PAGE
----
F&M Stories

Professor's Book Examines Government's 'Communities of Strangers'

For more than two decades, Dean Hammer lectured and wrote about democracies in ancient Rome and Greece, but now he tackles American democracy in comparison to Rome.

"I'm really proud of this book," Franklin & Marshall College's John W. Wetzel Professor of Government said. "It is my sixth book and serves as a culmination of some different strands of my research program over my career."

Recently published by Cambridge University Press, "Rome and America: Communities of Strangers, Spectacles of Belonging" explores the founding myths in the cultural imagination of the two societies.

The range of topics Hammer pulls together for his argument includes American Western movies; bare-knuckle boxing; Native American policy, and the writings of Noah Webster, Charles Eastman, Booker T. Washington, and W.E.B. Du Bois.

"Ultimately, American democracy, like the Roman republic, is confronted with a crisis of a government of strangers, in which consensus is shirked and dissensus [widespread dissent] celebrated," Hammer writes.

In three questions, Hammer shared some of his views on republics, democracy and his advice to students who aspire to an academic career.

1) In the final chapter, "The Experience of Politics and the Crises of Two Republics," you write about how the Roman republic collapsed. Do you see a similar occurrence in the United States?

I do. I first wrote about this danger years before it became fashionable. Every time I went back to work on the chapter, I realized that claims I had made that seemed alarmist at the time now seemed downright muted. In particular, I saw some early signs of how violence had seeped into our thinking as an acceptable or necessary aspect of our politics and culture. I'm not talking about fringe groups. I'm talking about how we talk about each other on social media, the increasing threats to government officials and election workers, the rising hate speech directed at each other, the hate-based vandalism and killings, the acts of violence that erupted in the midst of peaceful protests, the acts of overt violence against peaceful protestors, and, of course, the events of Jan. 6. But what is alarming is the frighteningly broad acceptance, and polls bear this out, that violence might be necessary, or that it is OK and can be excused. A democracy cannot survive when citizens see each other as enemies.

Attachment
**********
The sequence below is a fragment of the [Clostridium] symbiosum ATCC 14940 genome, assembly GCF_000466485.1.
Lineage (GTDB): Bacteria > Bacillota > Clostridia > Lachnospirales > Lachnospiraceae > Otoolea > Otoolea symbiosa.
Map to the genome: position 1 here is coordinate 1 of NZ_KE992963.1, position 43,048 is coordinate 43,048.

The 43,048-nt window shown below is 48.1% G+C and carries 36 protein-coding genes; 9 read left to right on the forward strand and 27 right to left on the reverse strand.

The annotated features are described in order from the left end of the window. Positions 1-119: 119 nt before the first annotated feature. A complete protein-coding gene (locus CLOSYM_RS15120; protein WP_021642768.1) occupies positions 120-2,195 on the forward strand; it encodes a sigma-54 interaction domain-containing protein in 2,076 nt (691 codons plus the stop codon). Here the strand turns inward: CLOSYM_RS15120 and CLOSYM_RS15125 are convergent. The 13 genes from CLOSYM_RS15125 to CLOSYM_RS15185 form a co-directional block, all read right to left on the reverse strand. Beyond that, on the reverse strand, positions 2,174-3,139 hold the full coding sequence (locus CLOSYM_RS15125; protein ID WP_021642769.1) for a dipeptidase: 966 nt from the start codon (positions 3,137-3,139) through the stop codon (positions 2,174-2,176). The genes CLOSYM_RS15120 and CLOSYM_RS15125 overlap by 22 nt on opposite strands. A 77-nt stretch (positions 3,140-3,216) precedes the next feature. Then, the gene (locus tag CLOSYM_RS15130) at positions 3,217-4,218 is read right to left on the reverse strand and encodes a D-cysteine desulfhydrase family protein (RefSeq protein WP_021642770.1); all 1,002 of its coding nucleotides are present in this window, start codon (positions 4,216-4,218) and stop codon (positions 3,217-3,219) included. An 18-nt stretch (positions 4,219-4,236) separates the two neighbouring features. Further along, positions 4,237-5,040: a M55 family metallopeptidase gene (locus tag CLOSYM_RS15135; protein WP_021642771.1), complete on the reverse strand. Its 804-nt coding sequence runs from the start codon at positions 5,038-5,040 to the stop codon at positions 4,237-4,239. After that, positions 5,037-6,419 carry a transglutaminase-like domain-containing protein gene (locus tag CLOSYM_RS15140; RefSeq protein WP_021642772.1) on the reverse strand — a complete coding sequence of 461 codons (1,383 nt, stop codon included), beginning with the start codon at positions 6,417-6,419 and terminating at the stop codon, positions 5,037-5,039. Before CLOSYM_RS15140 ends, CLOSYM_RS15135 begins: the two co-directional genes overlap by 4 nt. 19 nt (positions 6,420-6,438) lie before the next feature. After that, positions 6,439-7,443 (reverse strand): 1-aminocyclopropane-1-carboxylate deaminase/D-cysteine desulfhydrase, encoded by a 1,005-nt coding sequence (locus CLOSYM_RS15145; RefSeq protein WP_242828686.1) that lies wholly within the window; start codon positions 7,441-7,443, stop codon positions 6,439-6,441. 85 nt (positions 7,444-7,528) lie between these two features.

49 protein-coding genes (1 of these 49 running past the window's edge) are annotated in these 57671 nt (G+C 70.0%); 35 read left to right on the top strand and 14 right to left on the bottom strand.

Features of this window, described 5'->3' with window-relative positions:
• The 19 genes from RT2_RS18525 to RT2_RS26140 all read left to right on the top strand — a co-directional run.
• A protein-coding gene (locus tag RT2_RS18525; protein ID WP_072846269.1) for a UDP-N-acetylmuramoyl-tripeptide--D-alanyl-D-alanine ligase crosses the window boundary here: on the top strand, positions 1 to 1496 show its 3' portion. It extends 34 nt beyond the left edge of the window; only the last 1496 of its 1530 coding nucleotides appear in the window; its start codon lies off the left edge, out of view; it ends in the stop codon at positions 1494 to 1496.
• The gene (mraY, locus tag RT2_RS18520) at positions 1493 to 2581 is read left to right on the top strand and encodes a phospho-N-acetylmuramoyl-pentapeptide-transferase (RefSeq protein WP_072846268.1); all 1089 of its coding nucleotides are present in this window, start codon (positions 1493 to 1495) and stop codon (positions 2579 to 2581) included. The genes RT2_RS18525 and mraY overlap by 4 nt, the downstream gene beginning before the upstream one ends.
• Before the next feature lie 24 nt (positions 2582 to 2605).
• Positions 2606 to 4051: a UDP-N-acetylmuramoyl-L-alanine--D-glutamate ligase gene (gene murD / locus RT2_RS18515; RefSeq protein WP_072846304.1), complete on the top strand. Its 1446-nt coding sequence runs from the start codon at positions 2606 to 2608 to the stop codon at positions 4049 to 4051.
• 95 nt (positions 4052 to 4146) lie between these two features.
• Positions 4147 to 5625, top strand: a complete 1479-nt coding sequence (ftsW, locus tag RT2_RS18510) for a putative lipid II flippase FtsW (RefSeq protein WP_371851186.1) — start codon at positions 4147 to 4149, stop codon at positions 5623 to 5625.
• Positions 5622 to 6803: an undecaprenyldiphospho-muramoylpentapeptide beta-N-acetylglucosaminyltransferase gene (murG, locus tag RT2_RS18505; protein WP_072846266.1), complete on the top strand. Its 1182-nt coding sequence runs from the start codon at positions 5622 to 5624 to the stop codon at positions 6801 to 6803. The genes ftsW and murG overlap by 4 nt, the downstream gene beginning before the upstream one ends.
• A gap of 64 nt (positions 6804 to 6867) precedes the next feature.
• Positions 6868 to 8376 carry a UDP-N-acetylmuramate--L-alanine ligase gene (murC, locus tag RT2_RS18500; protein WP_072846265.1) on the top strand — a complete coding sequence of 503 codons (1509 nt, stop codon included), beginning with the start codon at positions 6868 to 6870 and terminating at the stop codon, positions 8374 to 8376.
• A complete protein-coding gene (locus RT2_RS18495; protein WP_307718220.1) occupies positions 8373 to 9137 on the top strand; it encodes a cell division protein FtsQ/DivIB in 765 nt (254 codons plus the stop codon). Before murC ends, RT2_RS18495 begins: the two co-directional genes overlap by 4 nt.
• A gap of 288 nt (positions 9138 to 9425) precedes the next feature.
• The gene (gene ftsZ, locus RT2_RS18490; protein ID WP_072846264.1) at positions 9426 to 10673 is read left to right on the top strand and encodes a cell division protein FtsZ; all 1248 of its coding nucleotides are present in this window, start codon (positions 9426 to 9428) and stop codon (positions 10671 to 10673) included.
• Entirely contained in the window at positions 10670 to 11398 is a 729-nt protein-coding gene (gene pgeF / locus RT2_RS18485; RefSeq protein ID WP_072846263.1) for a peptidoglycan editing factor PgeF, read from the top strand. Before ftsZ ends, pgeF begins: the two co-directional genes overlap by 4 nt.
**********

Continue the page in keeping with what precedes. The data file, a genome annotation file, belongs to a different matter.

2) Is the "community of strangers" in the two republics that you write about the reason that democracy thrives or the reason it dies?

The notion of a community of strangers cuts in two ways. The Roman and American shared founding myths are exceptional in imagining a community formed through the continual incorporation of potentially anyone. They are communities that are not premised on any traditional markers of identity such as race, ethnicity, religion, genealogy, or land. That has the possibility of contributing to the openness and vibrancy of a healthy democracy.

But there is a lingering question that underlies a community of strangers: If everyone can potentially be us, then who are we? The book explores different attempts to answer this question by turning what we all share—that we began as strangers—into a claim about who really belongs and who remains the threatening stranger. As Rome saw in the final decades of the republic and we are witnessing in our own politics, democracies are imperiled when the community divides into strangers who cannot understand, do not trust, and see as dangerous each other.

3) What book-writing advice would you give students interested in an academic career?

Here's my advice to anyone writing. Write as a practice. I often joke that I am like a farmer plowing a field. I wake up every morning and I write for a certain amount of time. I do not set a particular goal for the day. I rarely end up where I thought I would. I have ups and downs about how I judge my own writing. And the finished product takes shape only after many iterations.

I have a second piece of advice. Get a colleague or colleagues who give you honest feedback. It is others who are in a position to help us clarify our own thinking.

I wake up every morning and I write for a certain amount of time. I have ups and downs about how I judge my own writing. And the finished product takes shape only after many iterations.
Dean Hammer, the John Wetzel Professor of Classics and Professor of Government and don of New College House, introduces Robert Diggs '13 as the leader of the house government as President Porterfield looks on.
Professor Dean Hammer

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